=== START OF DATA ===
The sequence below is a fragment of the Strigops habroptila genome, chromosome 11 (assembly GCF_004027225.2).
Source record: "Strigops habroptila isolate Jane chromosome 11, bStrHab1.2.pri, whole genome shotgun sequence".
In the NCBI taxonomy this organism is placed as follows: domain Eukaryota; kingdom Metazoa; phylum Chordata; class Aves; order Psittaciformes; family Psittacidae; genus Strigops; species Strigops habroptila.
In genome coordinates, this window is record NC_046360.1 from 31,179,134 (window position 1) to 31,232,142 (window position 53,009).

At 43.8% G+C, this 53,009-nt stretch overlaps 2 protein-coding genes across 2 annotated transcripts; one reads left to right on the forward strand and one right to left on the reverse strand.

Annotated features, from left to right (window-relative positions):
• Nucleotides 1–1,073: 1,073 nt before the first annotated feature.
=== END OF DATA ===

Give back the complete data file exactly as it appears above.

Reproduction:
The sequence below is a fragment of the Strigops habroptila genome, chromosome 11 (assembly GCF_004027225.2).
Source record: "Strigops habroptila isolate Jane chromosome 11, bStrHab1.2.pri, whole genome shotgun sequence".
In the NCBI taxonomy this organism is placed as follows: domain Eukaryota; kingdom Metazoa; phylum Chordata; class Aves; order Psittaciformes; family Psittacidae; genus Strigops; species Strigops habroptila.
In genome coordinates, this window is record NC_046360.1 from 31,179,134 (window position 1) to 31,232,142 (window position 53,009).

At 43.8% G+C, this 53,009-nt stretch overlaps 2 protein-coding genes across 2 annotated transcripts; one reads left to right on the forward strand and one right to left on the reverse strand.

Annotated features, from left to right (window-relative positions):
• Nucleotides 1–1,073: 1,073 nt before the first annotated feature.